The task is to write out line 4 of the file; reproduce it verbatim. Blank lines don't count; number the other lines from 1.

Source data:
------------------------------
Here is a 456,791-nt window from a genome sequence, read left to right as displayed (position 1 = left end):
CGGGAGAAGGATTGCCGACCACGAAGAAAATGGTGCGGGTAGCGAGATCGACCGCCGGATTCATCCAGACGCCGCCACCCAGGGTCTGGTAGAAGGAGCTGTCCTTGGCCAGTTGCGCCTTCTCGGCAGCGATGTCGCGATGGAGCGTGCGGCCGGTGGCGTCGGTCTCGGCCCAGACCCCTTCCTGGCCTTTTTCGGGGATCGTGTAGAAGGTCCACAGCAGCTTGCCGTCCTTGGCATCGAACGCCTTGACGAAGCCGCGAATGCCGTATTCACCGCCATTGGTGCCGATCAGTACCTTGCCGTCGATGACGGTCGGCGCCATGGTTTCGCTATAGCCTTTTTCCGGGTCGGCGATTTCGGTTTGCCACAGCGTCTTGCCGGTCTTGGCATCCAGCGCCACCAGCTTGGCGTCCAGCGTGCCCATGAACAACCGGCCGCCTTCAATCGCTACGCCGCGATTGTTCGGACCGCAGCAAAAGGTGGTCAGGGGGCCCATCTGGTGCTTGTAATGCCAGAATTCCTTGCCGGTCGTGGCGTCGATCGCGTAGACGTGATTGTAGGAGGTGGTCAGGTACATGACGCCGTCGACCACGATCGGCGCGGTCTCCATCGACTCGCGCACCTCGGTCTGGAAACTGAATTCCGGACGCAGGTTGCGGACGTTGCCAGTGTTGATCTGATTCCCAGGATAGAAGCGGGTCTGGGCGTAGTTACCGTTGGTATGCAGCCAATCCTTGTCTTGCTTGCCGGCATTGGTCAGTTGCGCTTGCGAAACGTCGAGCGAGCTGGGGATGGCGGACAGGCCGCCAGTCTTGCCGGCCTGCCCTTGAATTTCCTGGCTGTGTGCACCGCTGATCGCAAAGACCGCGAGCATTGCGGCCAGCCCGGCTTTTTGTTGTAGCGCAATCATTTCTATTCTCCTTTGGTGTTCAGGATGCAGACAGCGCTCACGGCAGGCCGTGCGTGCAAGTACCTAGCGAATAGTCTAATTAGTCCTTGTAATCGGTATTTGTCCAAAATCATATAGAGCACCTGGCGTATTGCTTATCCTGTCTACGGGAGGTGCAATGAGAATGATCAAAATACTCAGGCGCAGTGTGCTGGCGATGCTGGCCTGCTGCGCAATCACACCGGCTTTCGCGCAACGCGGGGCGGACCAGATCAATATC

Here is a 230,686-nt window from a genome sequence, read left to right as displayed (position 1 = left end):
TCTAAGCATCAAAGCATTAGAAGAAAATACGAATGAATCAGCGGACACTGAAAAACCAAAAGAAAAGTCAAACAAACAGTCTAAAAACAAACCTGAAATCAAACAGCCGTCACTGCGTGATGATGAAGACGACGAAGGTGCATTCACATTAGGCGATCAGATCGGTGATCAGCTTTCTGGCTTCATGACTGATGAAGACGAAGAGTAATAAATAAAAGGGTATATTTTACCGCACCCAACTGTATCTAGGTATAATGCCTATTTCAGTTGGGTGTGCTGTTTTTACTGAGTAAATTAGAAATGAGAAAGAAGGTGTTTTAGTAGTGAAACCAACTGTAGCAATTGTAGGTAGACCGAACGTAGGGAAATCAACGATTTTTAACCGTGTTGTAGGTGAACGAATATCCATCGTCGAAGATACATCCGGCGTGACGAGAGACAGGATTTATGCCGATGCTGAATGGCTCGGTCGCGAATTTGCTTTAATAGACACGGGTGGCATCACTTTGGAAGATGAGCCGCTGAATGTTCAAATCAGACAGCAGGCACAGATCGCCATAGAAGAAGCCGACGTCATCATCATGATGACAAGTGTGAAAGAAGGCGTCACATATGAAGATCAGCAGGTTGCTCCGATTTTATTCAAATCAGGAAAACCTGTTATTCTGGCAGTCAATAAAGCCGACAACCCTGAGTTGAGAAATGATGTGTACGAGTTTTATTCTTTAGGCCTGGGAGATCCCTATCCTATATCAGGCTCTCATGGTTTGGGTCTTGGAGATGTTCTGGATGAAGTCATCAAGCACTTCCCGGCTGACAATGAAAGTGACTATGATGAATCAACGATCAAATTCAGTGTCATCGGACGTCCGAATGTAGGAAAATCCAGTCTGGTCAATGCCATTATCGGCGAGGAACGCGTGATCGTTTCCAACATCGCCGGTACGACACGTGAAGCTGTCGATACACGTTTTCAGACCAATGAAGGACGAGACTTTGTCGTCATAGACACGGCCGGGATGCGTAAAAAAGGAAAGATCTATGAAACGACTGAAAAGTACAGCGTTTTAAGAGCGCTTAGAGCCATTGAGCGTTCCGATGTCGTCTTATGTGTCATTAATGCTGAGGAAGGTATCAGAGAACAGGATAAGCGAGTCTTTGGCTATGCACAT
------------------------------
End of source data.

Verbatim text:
TCTAAGCATCAAAGCATTAGAAGAAAATACGAATGAATCAGCGGACACTGAAAAACCAAAAGAAAAGTCAAACAAACAGTCTAAAAACAAACCTGAAATCAAACAGCCGTCACTGCGTGATGATGAAGACGACGAAGGTGCATTCACATTAGGCGATCAGATCGGTGATCAGCTTTCTGGCTTCATGACTGATGAAGACGAAGAGTAATAAATAAAAGGGTATATTTTACCGCACCCAACTGTATCTAGGTATAATGCCTATTTCAGTTGGGTGTGCTGTTTTTACTGAGTAAATTAGAAATGAGAAAGAAGGTGTTTTAGTAGTGAAACCAACTGTAGCAATTGTAGGTAGACCGAACGTAGGGAAATCAACGATTTTTAACCGTGTTGTAGGTGAACGAATATCCATCGTCGAAGATACATCCGGCGTGACGAGAGACAGGATTTATGCCGATGCTGAATGGCTCGGTCGCGAATTTGCTTTAATAGACACGGGTGGCATCACTTTGGAAGATGAGCCGCTGAATGTTCAAATCAGACAGCAGGCACAGATCGCCATAGAAGAAGCCGACGTCATCATCATGATGACAAGTGTGAAAGAAGGCGTCACATATGAAGATCAGCAGGTTGCTCCGATTTTATTCAAATCAGGAAAACCTGTTATTCTGGCAGTCAATAAAGCCGACAACCCTGAGTTGAGAAATGATGTGTACGAGTTTTATTCTTTAGGCCTGGGAGATCCCTATCCTATATCAGGCTCTCATGGTTTGGGTCTTGGAGATGTTCTGGATGAAGTCATCAAGCACTTCCCGGCTGACAATGAAAGTGACTATGATGAATCAACGATCAAATTCAGTGTCATCGGACGTCCGAATGTAGGAAAATCCAGTCTGGTCAATGCCATTATCGGCGAGGAACGCGTGATCGTTTCCAACATCGCCGGTACGACACGTGAAGCTGTCGATACACGTTTTCAGACCAATGAAGGACGAGACTTTGTCGTCATAGACACGGCCGGGATGCGTAAAAAAGGAAAGATCTATGAAACGACTGAAAAGTACAGCGTTTTAAGAGCGCTTAGAGCCATTGAGCGTTCCGATGTCGTCTTATGTGTCATTAATGCTGAGGAAGGTATCAGAGAACAGGATAAGCGAGTCTTTGGCTATGCACAT